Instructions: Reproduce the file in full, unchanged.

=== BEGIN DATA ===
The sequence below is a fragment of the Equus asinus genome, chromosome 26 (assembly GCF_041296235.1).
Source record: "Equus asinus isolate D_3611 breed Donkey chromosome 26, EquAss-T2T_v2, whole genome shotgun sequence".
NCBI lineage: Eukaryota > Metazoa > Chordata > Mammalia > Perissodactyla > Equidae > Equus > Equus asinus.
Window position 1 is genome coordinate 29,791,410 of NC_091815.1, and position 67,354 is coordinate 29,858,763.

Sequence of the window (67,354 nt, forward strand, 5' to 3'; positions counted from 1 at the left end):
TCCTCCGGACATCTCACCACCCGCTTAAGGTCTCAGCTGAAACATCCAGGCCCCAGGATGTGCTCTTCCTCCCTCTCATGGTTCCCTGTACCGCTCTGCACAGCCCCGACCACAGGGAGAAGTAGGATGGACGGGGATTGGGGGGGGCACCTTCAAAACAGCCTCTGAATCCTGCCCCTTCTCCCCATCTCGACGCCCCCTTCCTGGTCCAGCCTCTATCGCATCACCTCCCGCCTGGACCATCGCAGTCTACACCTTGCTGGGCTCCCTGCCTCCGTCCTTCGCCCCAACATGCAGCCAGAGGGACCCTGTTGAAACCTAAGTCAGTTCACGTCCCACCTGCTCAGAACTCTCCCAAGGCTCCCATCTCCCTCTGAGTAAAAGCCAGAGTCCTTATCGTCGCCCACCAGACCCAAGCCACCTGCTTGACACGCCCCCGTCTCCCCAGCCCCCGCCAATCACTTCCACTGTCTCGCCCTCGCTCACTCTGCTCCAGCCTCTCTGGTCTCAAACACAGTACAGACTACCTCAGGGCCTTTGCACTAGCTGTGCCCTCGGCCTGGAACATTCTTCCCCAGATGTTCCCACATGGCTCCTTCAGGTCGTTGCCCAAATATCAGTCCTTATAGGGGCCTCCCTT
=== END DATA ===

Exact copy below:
The sequence below is a fragment of the Equus asinus genome, chromosome 26 (assembly GCF_041296235.1).
Source record: "Equus asinus isolate D_3611 breed Donkey chromosome 26, EquAss-T2T_v2, whole genome shotgun sequence".
NCBI lineage: Eukaryota > Metazoa > Chordata > Mammalia > Perissodactyla > Equidae > Equus > Equus asinus.
Window position 1 is genome coordinate 29,791,410 of NC_091815.1, and position 67,354 is coordinate 29,858,763.

Sequence of the window (67,354 nt, forward strand, 5' to 3'; positions counted from 1 at the left end):
TCCTCCGGACATCTCACCACCCGCTTAAGGTCTCAGCTGAAACATCCAGGCCCCAGGATGTGCTCTTCCTCCCTCTCATGGTTCCCTGTACCGCTCTGCACAGCCCCGACCACAGGGAGAAGTAGGATGGACGGGGATTGGGGGGGGCACCTTCAAAACAGCCTCTGAATCCTGCCCCTTCTCCCCATCTCGACGCCCCCTTCCTGGTCCAGCCTCTATCGCATCACCTCCCGCCTGGACCATCGCAGTCTACACCTTGCTGGGCTCCCTGCCTCCGTCCTTCGCCCCAACATGCAGCCAGAGGGACCCTGTTGAAACCTAAGTCAGTTCACGTCCCACCTGCTCAGAACTCTCCCAAGGCTCCCATCTCCCTCTGAGTAAAAGCCAGAGTCCTTATCGTCGCCCACCAGACCCAAGCCACCTGCTTGACACGCCCCCGTCTCCCCAGCCCCCGCCAATCACTTCCACTGTCTCGCCCTCGCTCACTCTGCTCCAGCCTCTCTGGTCTCAAACACAGTACAGACTACCTCAGGGCCTTTGCACTAGCTGTGCCCTCGGCCTGGAACATTCTTCCCCAGATGTTCCCACATGGCTCCTTCAGGTCGTTGCCCAAATATCAGTCCTTATAGGGGCCTCCCTT